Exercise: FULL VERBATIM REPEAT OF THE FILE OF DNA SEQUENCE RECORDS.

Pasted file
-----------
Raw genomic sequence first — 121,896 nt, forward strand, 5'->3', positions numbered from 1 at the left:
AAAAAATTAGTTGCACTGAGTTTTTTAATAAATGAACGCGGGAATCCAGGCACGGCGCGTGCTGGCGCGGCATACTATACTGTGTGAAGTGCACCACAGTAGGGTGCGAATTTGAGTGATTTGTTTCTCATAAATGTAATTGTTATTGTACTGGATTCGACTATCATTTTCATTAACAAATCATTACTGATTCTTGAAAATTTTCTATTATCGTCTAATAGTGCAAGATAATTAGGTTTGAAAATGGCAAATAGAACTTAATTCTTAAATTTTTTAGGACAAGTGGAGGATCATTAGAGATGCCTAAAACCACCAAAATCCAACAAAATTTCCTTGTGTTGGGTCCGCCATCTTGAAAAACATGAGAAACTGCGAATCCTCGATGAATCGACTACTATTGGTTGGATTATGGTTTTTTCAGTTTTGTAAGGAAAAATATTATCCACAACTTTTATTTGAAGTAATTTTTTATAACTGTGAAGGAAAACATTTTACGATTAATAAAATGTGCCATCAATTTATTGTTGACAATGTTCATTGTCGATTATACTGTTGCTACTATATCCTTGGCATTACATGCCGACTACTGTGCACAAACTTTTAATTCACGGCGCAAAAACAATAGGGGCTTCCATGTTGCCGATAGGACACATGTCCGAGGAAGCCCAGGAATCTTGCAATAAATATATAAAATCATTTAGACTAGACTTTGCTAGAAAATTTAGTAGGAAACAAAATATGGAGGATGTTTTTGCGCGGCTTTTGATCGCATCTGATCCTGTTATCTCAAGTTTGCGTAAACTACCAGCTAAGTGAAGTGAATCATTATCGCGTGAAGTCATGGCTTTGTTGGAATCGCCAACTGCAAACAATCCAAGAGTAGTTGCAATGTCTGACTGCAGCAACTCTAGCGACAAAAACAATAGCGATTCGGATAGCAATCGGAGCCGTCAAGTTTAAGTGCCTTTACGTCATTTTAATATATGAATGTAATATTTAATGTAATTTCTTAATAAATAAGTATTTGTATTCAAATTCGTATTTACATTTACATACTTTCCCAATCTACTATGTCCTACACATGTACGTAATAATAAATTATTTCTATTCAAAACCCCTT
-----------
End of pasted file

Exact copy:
Raw genomic sequence first — 121,896 nt, forward strand, 5'->3', positions numbered from 1 at the left:
AAAAAATTAGTTGCACTGAGTTTTTTAATAAATGAACGCGGGAATCCAGGCACGGCGCGTGCTGGCGCGGCATACTATACTGTGTGAAGTGCACCACAGTAGGGTGCGAATTTGAGTGATTTGTTTCTCATAAATGTAATTGTTATTGTACTGGATTCGACTATCATTTTCATTAACAAATCATTACTGATTCTTGAAAATTTTCTATTATCGTCTAATAGTGCAAGATAATTAGGTTTGAAAATGGCAAATAGAACTTAATTCTTAAATTTTTTAGGACAAGTGGAGGATCATTAGAGATGCCTAAAACCACCAAAATCCAACAAAATTTCCTTGTGTTGGGTCCGCCATCTTGAAAAACATGAGAAACTGCGAATCCTCGATGAATCGACTACTATTGGTTGGATTATGGTTTTTTCAGTTTTGTAAGGAAAAATATTATCCACAACTTTTATTTGAAGTAATTTTTTATAACTGTGAAGGAAAACATTTTACGATTAATAAAATGTGCCATCAATTTATTGTTGACAATGTTCATTGTCGATTATACTGTTGCTACTATATCCTTGGCATTACATGCCGACTACTGTGCACAAACTTTTAATTCACGGCGCAAAAACAATAGGGGCTTCCATGTTGCCGATAGGACACATGTCCGAGGAAGCCCAGGAATCTTGCAATAAATATATAAAATCATTTAGACTAGACTTTGCTAGAAAATTTAGTAGGAAACAAAATATGGAGGATGTTTTTGCGCGGCTTTTGATCGCATCTGATCCTGTTATCTCAAGTTTGCGTAAACTACCAGCTAAGTGAAGTGAATCATTATCGCGTGAAGTCATGGCTTTGTTGGAATCGCCAACTGCAAACAATCCAAGAGTAGTTGCAATGTCTGACTGCAGCAACTCTAGCGACAAAAACAATAGCGATTCGGATAGCAATCGGAGCCGTCAAGTTTAAGTGCCTTTACGTCATTTTAATATATGAATGTAATATTTAATGTAATTTCTTAATAAATAAGTATTTGTATTCAAATTCGTATTTACATTTACATACTTTCCCAATCTACTATGTCCTACACATGTACGTAATAATAAATTATTTCTATTCAAAACCCCTT